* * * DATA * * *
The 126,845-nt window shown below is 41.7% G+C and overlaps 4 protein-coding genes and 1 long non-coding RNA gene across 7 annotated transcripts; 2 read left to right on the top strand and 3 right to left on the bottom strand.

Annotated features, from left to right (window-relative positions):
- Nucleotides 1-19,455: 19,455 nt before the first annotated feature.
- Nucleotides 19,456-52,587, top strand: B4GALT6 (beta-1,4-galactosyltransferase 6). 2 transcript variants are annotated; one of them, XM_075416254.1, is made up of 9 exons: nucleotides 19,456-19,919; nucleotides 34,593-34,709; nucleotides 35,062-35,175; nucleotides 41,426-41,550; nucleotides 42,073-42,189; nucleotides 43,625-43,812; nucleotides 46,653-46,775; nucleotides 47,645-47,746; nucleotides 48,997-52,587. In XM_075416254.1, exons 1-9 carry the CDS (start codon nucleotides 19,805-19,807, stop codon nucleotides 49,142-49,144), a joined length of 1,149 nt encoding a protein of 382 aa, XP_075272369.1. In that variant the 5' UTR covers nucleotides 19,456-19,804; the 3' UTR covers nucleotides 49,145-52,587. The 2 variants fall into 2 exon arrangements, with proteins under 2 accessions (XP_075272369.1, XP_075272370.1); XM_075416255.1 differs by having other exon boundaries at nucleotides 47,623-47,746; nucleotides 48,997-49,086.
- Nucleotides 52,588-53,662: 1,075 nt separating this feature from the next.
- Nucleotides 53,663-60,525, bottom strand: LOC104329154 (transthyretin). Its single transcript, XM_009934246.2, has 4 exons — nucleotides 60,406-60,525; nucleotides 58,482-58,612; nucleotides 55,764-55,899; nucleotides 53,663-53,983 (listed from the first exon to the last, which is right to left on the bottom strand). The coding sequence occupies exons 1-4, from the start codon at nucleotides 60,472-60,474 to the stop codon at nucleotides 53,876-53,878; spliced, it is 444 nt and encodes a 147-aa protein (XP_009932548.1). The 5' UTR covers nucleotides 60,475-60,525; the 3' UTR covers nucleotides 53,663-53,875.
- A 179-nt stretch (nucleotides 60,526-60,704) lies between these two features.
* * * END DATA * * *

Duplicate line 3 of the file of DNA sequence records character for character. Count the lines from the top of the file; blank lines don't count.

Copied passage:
- Nucleotides 1-19,455: 19,455 nt before the first annotated feature.